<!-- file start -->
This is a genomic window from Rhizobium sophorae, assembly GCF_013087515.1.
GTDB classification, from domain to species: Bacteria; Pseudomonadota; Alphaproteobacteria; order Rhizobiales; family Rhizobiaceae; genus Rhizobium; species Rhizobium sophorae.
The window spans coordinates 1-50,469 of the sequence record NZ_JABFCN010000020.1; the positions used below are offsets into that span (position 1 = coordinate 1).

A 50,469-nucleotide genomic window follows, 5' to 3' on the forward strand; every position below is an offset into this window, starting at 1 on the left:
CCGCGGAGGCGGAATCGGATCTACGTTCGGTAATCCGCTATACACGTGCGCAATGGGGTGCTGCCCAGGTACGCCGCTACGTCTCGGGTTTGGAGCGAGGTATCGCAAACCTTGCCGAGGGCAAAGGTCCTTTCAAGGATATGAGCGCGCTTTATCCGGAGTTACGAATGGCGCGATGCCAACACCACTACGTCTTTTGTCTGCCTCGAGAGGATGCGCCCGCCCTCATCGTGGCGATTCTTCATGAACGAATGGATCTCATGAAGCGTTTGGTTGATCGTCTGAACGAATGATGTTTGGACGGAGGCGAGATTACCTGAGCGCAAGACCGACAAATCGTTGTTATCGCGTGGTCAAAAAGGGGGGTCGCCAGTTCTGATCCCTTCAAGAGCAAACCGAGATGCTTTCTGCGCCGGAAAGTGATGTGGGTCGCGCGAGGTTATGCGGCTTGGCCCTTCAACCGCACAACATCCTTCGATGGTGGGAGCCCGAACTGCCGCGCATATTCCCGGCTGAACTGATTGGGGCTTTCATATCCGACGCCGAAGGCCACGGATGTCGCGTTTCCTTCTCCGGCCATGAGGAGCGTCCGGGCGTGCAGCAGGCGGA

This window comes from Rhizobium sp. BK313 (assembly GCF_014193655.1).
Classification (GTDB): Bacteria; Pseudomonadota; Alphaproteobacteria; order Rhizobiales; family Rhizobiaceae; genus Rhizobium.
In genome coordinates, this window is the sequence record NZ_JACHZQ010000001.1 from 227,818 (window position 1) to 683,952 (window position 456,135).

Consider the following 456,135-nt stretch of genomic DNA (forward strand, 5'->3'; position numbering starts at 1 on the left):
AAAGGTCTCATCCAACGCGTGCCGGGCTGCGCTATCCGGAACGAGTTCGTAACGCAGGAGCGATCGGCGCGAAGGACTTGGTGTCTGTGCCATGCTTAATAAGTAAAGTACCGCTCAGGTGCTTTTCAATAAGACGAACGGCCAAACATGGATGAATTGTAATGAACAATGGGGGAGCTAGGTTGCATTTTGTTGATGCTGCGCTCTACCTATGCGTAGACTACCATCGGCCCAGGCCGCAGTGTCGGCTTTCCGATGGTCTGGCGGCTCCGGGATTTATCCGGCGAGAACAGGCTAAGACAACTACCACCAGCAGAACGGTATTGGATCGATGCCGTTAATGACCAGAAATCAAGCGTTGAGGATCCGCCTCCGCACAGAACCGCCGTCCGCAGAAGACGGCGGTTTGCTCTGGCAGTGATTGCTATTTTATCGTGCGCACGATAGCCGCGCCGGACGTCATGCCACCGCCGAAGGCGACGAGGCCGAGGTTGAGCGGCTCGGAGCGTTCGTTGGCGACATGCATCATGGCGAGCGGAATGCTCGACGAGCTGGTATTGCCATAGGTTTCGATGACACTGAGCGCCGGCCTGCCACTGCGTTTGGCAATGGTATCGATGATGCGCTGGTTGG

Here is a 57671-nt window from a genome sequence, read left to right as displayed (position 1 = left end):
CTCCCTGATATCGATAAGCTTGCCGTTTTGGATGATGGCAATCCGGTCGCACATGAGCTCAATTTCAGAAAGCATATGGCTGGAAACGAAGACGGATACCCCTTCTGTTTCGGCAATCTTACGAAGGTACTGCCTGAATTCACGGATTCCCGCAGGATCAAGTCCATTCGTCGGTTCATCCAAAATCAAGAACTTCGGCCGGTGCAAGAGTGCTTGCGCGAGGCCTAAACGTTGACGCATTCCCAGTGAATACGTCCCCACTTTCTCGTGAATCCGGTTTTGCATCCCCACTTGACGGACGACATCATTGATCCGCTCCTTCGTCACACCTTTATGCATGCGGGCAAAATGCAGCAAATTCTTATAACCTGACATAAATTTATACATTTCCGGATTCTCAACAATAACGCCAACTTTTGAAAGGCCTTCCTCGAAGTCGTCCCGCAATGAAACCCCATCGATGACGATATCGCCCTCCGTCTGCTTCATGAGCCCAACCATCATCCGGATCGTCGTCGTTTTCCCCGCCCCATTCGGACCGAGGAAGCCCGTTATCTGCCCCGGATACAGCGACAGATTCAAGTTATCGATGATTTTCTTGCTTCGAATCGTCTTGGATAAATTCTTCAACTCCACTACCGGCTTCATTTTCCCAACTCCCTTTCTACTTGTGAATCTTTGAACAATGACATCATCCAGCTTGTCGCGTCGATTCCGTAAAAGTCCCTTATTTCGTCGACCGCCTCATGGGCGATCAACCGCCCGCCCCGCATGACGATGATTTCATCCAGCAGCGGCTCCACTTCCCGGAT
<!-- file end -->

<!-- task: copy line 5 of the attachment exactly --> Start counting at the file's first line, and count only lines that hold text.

CCGCGGAGGCGGAATCGGATCTACGTTCGGTAATCCGCTATACACGTGCGCAATGGGGTGCTGCCCAGGTACGCCGCTACGTCTCGGGTTTGGAGCGAGGTATCGCAAACCTTGCCGAGGGCAAAGGTCCTTTCAAGGATATGAGCGCGCTTTATCCGGAGTTACGAATGGCGCGATGCCAACACCACTACGTCTTTTGTCTGCCTCGAGAGGATGCGCCCGCCCTCATCGTGGCGATTCTTCATGAACGAATGGATCTCATGAAGCGTTTGGTTGATCGTCTGAACGAATGATGTTTGGACGGAGGCGAGATTACCTGAGCGCAAGACCGACAAATCGTTGTTATCGCGTGGTCAAAAAGGGGGGTCGCCAGTTCTGATCCCTTCAAGAGCAAACCGAGATGCTTTCTGCGCCGGAAAGTGATGTGGGTCGCGCGAGGTTATGCGGCTTGGCCCTTCAACCGCACAACATCCTTCGATGGTGGGAGCCCGAACTGCCGCGCATATTCCCGGCTGAACTGATTGGGGCTTTCATATCCGACGCCGAAGGCCACGGATGTCGCGTTTCCTTCTCCGGCCATGAGGAGCGTCCGGGCGTGCAGCAGGCGGA